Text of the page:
Seems obvious, but it’s the source of much of the conflict over children at breweries. After Union Craft Brewing moved into the Union Collective space, a former warehouse with multiple vendors, including a pizzeria, an ice cream factory and a climbing gym, brewery employees began to notice that there were more unsupervised children — climbing on and jumping off furniture, going behind the bar and running around barefoot where there was a risk of broken glass. The staff was trained how to address this unsafe behavior, Benesch says, but it sometimes turned into a confrontation with the parents.
At Denizens in Silver Spring, Md., co-founder Emily Bruno says they’re happy to welcome all ages to their spacious beer garden until 8 p.m. on weekends. They host parents’ meetup groups, and the staff is usually fine with spill cleanups. “I understand parents with kids and their desire to get out of the house and have a social life,” Bruno says. Sometimes, she has to remind parents that their children aren’t at a playground. “Kids would be running around and we have servers walking through with trays of glasses. We have to ask parents to keep their kids close to their table. Most were cool with it,” she says, though some “felt like their kids were being restricted.”
For Kris Shirley, a partner at accounting firm EY, the bustling atmosphere at 3 Stars is why he’s comfortable bringing his two daughters, ages 3 ½ and 1. “Breweries are good for kids and adults, in part because they tend to be on the louder side,” he says. “It’s not an intimate setting.”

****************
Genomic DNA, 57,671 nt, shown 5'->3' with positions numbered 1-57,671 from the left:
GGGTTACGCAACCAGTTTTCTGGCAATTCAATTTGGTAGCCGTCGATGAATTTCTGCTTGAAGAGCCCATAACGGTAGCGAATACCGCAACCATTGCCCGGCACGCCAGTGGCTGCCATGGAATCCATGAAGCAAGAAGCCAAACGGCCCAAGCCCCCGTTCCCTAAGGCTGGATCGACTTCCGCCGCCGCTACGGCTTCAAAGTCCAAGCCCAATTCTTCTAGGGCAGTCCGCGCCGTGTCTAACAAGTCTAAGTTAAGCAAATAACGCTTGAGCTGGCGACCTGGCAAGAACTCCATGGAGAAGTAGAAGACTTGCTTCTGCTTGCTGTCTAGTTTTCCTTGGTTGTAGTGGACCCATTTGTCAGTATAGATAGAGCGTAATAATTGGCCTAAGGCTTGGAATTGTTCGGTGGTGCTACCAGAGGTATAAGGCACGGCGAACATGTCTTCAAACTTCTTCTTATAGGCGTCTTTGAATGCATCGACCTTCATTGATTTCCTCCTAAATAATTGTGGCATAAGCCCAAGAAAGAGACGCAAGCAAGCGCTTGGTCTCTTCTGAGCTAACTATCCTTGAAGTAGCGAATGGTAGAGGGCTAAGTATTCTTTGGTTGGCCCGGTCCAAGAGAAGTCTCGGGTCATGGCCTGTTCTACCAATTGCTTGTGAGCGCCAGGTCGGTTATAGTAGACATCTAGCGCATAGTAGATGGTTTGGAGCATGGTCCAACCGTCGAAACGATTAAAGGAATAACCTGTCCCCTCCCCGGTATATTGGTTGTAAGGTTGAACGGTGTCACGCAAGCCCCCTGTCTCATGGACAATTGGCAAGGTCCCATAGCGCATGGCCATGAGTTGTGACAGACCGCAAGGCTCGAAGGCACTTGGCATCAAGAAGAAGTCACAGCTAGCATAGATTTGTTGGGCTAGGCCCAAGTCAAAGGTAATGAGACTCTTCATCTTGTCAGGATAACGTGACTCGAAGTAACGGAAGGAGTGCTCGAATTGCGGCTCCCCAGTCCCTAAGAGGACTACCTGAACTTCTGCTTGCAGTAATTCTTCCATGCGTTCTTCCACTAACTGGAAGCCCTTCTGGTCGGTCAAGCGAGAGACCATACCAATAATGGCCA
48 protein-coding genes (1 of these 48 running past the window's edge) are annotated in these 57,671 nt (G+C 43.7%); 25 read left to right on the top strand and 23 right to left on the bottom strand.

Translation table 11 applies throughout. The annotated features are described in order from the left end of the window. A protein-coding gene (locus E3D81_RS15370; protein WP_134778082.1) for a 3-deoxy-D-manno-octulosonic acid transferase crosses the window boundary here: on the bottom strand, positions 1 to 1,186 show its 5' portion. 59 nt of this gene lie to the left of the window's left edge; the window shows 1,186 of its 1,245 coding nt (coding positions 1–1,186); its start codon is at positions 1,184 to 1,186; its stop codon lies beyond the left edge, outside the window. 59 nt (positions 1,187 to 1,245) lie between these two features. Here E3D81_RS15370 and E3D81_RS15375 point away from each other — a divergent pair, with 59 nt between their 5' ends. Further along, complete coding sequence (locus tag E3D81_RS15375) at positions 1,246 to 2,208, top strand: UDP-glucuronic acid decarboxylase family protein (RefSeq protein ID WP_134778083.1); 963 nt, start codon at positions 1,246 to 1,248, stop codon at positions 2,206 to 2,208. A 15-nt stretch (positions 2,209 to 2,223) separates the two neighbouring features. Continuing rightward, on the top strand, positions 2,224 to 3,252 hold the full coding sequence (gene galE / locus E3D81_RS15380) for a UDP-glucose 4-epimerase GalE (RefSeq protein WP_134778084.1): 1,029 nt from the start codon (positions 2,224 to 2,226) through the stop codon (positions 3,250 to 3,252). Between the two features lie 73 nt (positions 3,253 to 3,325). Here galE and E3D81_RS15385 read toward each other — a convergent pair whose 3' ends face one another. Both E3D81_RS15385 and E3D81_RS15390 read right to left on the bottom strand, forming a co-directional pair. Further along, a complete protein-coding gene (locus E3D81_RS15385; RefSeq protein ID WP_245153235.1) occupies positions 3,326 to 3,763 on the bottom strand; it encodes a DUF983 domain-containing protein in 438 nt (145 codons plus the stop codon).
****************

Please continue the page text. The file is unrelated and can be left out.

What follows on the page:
His kids alternate between running around, playing games and coloring, and although Shirley hasn’t had an encounter with anyone grumbling about them, “I understand both sides,” he says. “You don’t want kids interrupting your experience at any of these places. In reality, though, I think [the problem’s root is] the parents, not the children. Wherever I go, I have a responsibility for my children, whether it’s a brewery or anywhere else.”
Some parents travel with carloads of supplies: toys, snacks, diapers, spare clothes, you name it. All that stuff has to go somewhere, and frequently, it gets in the way of servers and other customers. Denizens asks parents to park large strollers outside, a policy Bruno says has spawned more parent complaints than the hours kids are allowed in the beer garden.
“Strollers are a major blockage in the entryway, at the front doors, in the beer garden,” she explains. “I understand [strollers are] expensive. You don’t want to leave it outside, you have personal stuff on it. But since we opened, I’ve seen more big strollers.”
More than anything else, know your child’s limits. That’s one of the reasons Union moved up its adults-only time. “We’re brewers — we don’t study kids. But we noticed that 6 p.m. is a time when kids started to act in different ways,” Benesch says. “Maybe they’d been there for a couple of hours and they were tired of it, but their parents weren’t.”
Steve Valm, a manager at the Big Hunt beer bar in the District and a regular at 3 Stars before and after the birth of his two daughters, has heard the argument that “if you wouldn’t take your kid to a bar, you shouldn’t take them to a brewery.” He disagrees: “I think it’s different than bars. I only bring my kid [to 3 Stars] during the day. Restaurants and bars are more nighttime activities.”
He doesn’t mind bringing his older daughter by on a Saturday afternoon — the arcade games and corn hole, he says, make it a fun place for her because they can play together. And, unlike at bars, Valm says, he’s not hanging out for extended periods of time: “I usually only stay for two beers — about an hour — and then the kids get antsy and I have to go.”